The desire of Tory leadership candidates to appeal to the party’s Brexiteer grassroots could “wreck” any chance of the UK securing a trade deal with the EU, the former British ambassador to Brussels has warned.
Sir Ivan Rogers said he feared Theresa May’s possible successors would end up promising to reopen the Withdrawal Agreement and getting rid of the Northern Ireland backstop - something the EU has repeatedly ruled out accepting.
In an interview with BBC Newsnight, Rogers also warned the remaining EU 27 members could get so frustrated with the UK they might “pull the plug” on the talks and trigger a no-deal exit.
May has promised to step down as prime minister once an exit deal is agreed and will hand negotiating the future trade deal to her successor.
The fight to take over as leader is already well underway and it is expected to be a crowded field when the contest formally begins.
Names in the frame include Boris Johnson, Jeremy Hunt, Dominic Raab, Sajid Javid, Matt Hancock and Penny Mordaunt.
Amber Rudd, the pro-Remain work and pensions secretary, yesterday said it was “entirely possible” she could stand to be leader in order to try and stop a no-deal Brexit.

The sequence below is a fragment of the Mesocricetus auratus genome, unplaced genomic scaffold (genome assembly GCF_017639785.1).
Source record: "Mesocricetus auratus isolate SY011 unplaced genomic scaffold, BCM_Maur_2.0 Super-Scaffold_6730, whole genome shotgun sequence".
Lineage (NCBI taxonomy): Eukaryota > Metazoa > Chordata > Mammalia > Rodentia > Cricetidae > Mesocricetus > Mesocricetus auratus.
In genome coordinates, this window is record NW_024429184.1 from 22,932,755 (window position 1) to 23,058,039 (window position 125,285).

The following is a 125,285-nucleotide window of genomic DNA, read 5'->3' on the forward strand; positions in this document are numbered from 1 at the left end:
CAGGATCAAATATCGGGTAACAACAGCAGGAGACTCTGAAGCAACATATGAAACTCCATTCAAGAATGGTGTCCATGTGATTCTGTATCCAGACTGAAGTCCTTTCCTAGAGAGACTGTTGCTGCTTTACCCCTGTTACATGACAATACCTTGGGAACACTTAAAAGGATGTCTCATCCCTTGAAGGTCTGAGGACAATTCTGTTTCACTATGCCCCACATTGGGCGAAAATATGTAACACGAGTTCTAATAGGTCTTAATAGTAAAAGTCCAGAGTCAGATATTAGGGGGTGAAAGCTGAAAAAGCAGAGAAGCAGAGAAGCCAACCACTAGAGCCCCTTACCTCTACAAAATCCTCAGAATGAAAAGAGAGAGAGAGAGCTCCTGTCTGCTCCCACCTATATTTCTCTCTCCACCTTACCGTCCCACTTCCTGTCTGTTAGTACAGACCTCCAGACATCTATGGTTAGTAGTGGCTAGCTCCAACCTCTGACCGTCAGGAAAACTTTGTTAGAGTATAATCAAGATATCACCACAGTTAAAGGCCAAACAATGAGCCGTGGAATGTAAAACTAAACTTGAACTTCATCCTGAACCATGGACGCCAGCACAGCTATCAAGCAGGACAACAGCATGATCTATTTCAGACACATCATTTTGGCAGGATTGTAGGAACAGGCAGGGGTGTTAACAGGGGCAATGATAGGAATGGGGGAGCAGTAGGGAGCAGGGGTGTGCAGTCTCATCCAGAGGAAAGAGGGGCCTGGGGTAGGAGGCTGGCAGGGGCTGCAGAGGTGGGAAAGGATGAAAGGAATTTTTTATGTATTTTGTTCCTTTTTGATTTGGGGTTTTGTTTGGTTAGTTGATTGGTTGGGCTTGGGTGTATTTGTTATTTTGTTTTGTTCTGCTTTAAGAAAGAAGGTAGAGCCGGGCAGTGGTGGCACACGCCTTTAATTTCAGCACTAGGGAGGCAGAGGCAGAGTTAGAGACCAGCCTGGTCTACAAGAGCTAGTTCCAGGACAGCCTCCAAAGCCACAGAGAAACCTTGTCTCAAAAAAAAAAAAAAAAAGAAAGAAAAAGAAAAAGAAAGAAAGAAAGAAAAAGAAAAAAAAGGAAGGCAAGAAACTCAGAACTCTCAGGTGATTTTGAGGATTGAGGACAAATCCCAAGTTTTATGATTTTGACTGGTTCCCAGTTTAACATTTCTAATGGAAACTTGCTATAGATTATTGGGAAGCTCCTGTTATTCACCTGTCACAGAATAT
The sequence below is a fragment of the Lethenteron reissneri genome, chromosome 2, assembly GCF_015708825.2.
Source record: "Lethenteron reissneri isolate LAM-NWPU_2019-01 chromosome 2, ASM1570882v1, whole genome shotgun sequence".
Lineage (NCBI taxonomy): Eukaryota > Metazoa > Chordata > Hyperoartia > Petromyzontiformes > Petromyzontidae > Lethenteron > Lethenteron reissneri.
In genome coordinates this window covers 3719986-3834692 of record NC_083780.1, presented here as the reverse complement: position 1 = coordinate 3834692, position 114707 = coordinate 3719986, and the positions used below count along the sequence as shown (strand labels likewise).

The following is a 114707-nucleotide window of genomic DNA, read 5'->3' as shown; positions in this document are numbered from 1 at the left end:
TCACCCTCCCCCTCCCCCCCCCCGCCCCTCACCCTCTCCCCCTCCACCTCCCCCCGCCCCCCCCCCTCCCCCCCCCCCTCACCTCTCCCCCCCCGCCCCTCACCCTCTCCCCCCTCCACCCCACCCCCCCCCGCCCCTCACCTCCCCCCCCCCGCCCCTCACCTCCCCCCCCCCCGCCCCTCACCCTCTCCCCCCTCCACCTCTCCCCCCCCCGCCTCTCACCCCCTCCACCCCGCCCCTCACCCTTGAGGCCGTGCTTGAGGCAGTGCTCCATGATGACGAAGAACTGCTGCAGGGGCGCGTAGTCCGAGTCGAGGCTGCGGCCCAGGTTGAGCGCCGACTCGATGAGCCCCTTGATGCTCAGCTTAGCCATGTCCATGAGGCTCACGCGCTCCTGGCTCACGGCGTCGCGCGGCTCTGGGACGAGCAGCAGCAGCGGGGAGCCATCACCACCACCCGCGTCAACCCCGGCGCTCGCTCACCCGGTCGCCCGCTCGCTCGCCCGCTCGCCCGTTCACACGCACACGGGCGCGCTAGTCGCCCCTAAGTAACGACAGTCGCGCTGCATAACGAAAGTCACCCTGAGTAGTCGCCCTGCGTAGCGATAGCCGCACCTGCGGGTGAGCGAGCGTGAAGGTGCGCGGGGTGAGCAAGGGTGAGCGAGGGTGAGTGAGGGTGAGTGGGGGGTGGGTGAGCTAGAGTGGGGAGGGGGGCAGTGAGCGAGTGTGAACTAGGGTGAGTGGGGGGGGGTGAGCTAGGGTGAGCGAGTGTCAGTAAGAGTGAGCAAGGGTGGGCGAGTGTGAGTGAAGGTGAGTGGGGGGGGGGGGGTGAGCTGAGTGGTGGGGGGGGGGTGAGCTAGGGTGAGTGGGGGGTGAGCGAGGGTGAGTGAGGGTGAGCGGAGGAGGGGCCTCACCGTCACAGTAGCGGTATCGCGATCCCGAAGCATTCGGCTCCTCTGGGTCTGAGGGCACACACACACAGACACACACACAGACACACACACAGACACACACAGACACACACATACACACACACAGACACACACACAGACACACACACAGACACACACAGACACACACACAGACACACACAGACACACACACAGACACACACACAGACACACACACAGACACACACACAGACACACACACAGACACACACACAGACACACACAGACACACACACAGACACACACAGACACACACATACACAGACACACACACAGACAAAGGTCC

But Rogers said British politicians kept making a mistake in assuming it was in their gift to stop the UK leaving the EU without a deal.
He said Brussels could end up seeing Brexit as a “massive diversion” from its other priorities. “Its the other side that can truncate this process and decide no-deal is the right solution,” he said.
“The rather strange thing about the UK debate is the sense that we are the arbiters of whether no-deal will ever happen,” he said.
“Well it can happen. Because the other side can decide to pull the plug on these talks and say ‘we’ve given you a couple of extensions, you haven’t used the time, nothing has really happened, we are aborting this process’.”
Speaking about the Tory leadership contest, he added: “In the process of appealing to the party base which is after all more fervently eurosceptic than many of the parliamentarians and may well want a more true believer Brexiteer as their leader, will various candidates give pledges about what they would do in phase two, that would essentially wreck any prospect of phase two succeeding.”